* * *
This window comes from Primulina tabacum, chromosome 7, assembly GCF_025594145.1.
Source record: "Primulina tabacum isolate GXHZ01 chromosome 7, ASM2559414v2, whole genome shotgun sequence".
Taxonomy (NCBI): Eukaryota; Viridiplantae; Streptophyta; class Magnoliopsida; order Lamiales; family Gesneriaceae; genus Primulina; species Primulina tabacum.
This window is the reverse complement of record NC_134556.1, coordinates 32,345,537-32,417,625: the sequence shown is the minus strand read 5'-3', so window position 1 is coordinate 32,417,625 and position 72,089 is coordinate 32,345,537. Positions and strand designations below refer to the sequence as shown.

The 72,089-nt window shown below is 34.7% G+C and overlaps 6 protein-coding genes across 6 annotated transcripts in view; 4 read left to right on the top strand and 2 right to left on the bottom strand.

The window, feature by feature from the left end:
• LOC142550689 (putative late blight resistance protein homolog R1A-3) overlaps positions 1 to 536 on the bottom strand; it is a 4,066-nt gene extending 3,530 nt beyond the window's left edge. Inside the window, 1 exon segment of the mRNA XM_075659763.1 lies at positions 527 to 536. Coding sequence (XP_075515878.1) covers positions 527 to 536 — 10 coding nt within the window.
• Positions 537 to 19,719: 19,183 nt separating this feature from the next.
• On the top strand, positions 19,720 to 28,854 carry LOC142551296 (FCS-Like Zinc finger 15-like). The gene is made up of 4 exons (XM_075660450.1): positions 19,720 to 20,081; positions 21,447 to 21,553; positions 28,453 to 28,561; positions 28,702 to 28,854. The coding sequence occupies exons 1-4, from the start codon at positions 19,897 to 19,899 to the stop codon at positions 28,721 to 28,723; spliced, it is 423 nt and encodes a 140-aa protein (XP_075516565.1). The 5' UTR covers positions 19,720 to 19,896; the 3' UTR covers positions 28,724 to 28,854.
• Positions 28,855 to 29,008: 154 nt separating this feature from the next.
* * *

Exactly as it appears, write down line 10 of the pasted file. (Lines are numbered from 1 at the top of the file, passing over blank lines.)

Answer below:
• Positions 28,855 to 29,008: 154 nt separating this feature from the next.